Trypanophobia, The Extreme Fear of Needles

Trypanophobia, The Extreme Fear of Needles

You chat to yourself up in the car and enter the doctor's office. You wiggle on the exam bench, the crunching sound of medical crepe paper. A 16 mm needle linked to a syringe containing a vaccine is uncapped when the nurse arrives. Blood drains from your face and you feel faint. Trypanophobia may be the cause of your reaction when you see a needle if this describes how you feel. You're not alone either. According to the Centers for Disease Control and Prevention (CDC), 25 percent of adults avoid getting necessary vaccinations because of a phobia of needles.

Trypanophobia: What Is It?

Trypanophobia derives from the Greek words "trypano" and "phobia," which both mean "fear." That doesn't seem nice, and those who have it can attest that it isn't. According to Dr. Ashley Love, DrPH, DHSc, "Trypanophobia is a fancy way of stating 'needle phobia,' which is anxiety that is out of proportion to the threat in the surroundings and event. Considering Needle Phobia Among Adult Patients During Mass COVID-19 Vaccinations is a paper co-authored by Love, a public health expert and associate professor at the University of the Incarnate Word in San Antonio, Texas, and it was published in the Journal of Primary Care & Community Health.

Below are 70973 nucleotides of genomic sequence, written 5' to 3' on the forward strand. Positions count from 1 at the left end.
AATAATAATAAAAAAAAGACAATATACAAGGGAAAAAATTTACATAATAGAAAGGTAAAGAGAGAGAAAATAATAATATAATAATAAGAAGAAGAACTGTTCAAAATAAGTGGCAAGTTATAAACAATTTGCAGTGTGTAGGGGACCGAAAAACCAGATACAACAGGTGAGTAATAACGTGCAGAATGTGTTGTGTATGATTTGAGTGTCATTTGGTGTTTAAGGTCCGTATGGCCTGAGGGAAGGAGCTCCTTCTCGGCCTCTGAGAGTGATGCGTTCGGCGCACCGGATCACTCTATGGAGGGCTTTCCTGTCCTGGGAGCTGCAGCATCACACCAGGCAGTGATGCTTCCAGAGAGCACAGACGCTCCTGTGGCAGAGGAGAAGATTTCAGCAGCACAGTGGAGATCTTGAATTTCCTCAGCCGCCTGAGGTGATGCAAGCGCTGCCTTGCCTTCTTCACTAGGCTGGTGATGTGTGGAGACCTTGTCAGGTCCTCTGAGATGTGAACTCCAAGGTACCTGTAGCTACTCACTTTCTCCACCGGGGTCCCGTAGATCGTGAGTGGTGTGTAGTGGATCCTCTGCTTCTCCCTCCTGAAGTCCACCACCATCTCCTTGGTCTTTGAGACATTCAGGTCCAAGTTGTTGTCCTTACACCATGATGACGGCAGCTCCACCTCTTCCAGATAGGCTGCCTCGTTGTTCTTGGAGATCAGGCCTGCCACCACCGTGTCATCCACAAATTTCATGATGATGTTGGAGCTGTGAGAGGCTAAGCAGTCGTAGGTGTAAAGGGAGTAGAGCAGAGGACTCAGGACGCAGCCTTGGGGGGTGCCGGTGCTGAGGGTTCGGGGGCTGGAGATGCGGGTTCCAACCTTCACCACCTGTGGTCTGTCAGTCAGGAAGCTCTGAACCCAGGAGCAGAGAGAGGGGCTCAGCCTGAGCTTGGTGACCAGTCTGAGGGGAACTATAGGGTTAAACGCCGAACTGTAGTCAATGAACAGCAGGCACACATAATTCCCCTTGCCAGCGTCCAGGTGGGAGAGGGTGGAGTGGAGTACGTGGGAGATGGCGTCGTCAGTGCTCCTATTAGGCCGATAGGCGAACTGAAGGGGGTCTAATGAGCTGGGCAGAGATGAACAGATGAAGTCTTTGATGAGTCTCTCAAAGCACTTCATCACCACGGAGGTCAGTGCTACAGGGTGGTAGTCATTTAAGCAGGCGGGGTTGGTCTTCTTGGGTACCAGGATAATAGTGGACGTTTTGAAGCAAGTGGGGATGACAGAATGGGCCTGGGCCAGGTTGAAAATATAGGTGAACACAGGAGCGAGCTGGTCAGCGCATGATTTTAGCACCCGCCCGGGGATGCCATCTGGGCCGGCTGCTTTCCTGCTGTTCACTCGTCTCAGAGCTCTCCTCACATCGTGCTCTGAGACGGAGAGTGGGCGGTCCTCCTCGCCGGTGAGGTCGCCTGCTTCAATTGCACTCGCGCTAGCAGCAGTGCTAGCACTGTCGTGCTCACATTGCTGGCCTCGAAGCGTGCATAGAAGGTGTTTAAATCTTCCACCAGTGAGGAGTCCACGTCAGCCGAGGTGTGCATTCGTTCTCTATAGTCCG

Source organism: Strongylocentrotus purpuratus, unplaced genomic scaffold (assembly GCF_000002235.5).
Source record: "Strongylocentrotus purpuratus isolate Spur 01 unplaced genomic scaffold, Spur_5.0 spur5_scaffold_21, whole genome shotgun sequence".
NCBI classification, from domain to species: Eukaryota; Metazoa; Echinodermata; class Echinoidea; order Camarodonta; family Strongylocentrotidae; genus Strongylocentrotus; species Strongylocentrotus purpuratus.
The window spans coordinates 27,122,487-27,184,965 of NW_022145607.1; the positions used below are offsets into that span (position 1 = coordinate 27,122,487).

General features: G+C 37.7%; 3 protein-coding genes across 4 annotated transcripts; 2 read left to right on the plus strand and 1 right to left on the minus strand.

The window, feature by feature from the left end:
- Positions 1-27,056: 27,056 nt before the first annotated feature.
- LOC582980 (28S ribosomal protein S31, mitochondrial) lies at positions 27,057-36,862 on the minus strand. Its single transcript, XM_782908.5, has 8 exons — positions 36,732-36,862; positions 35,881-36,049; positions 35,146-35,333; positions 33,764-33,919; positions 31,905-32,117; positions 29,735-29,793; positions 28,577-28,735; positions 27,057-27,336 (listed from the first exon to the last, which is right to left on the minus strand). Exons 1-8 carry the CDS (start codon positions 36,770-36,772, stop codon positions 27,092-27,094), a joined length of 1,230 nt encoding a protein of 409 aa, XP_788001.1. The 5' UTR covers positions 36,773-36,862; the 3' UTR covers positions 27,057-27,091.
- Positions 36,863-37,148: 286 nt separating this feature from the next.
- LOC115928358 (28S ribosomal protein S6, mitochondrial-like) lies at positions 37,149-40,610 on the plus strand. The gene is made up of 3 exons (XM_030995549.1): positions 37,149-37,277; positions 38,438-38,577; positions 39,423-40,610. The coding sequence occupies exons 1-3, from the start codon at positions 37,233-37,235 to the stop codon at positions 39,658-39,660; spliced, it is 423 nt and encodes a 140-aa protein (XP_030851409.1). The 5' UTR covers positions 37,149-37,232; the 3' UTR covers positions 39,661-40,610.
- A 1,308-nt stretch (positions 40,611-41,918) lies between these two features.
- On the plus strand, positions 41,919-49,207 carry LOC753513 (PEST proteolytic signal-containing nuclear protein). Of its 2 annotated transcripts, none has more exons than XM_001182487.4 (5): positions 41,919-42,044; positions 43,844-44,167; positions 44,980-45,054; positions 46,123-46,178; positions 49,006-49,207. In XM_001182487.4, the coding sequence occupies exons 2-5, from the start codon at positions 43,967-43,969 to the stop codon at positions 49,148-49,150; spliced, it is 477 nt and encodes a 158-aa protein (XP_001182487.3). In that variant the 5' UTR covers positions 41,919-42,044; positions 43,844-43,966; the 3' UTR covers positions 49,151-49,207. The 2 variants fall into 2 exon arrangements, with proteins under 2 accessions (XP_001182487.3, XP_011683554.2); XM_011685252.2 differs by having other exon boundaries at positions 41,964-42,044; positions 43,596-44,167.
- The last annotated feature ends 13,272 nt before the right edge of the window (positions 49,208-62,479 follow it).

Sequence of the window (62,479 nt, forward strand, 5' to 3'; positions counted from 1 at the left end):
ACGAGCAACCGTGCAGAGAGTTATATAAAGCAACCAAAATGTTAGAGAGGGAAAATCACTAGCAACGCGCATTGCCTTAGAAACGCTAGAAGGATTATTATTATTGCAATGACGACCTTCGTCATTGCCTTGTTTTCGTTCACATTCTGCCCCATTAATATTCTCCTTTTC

Trypanophobia causes significant emotional and physical reactions in those who think about or are exposed to needles. Even when they are aware of how crucial a vaccination or routine blood test is, they struggle mightily to deal with their fear. The following are typical trypanophobia symptoms:

  • anxiousness or panic attacks
  • nausea
  • sweats
  • increased heart rate or palpitations
  • fainting
  • prior to receiving an injection, insomnia

When Trypanophobia Is Affecting Your Quality of Life

Due to their propensity to avoid hospitals and other healthcare settings, it is difficult to determine the precise number of individuals who may be trypanophobic. But according to Love, that figure might range from 11.5 to 66 million Americans. That's a significant quantity, especially when the development of herd immunity through vaccinations is essential to preventing a pandemic of global health. This is particularly relevant to needle anxiety in the context of the COVID-19 pandemic. "Not obtaining the COVID-19 vaccination puts persons at significant risk of hospitalization and mortality compared to those who have had the COVID-19 vaccinations," Love adds.

But because it undermines herd immunity, these fearful vaccine avoiders also put others at risk of getting sick, such as those who can't (yet) receive the COVID-19 vaccine, such as children under the age of 11. While it is difficult to estimate the number of people who refuse to receive the COVID-19 vaccine due to trypanophobia, a 2019 study found that one in six adults refuse to receive the flu vaccination due to their fear of needles.

However, trypanophobia prevents individuals from receiving other vaccinations, such as those for influenza and COVID-19. Love claims that because people with needle phobia avoid going to the doctor, any early disease detection will be lost. That means those who have trypanophobia may struggle to get regular blood tests for diabetes or may miss the early signs of diseases like cancer. People with needle phobia tend to disregard life-threatening conditions, which lowers their quality of life because they avoid getting shots at all costs, according to Love.